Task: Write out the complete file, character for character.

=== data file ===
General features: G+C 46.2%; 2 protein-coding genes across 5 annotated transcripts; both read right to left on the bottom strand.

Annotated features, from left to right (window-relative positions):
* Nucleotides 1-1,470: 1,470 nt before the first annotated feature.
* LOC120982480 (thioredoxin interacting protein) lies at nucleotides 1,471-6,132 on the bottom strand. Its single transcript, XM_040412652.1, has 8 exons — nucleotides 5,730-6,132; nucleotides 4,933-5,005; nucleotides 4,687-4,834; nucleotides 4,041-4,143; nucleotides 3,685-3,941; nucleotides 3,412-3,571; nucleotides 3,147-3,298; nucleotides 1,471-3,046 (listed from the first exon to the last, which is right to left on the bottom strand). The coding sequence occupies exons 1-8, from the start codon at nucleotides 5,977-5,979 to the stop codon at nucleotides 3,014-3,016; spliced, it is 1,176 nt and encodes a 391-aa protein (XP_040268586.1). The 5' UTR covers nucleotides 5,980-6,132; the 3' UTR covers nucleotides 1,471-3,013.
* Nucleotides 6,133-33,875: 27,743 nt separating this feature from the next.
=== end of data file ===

General features: G+C 46.2%; 2 protein-coding genes across 5 annotated transcripts; both read right to left on the bottom strand.

Annotated features, from left to right (window-relative positions):
* Nucleotides 1-1,470: 1,470 nt before the first annotated feature.
* LOC120982480 (thioredoxin interacting protein) lies at nucleotides 1,471-6,132 on the bottom strand. Its single transcript, XM_040412652.1, has 8 exons — nucleotides 5,730-6,132; nucleotides 4,933-5,005; nucleotides 4,687-4,834; nucleotides 4,041-4,143; nucleotides 3,685-3,941; nucleotides 3,412-3,571; nucleotides 3,147-3,298; nucleotides 1,471-3,046 (listed from the first exon to the last, which is right to left on the bottom strand). The coding sequence occupies exons 1-8, from the start codon at nucleotides 5,977-5,979 to the stop codon at nucleotides 3,014-3,016; spliced, it is 1,176 nt and encodes a 391-aa protein (XP_040268586.1). The 5' UTR covers nucleotides 5,980-6,132; the 3' UTR covers nucleotides 1,471-3,013.
* Nucleotides 6,133-33,875: 27,743 nt separating this feature from the next.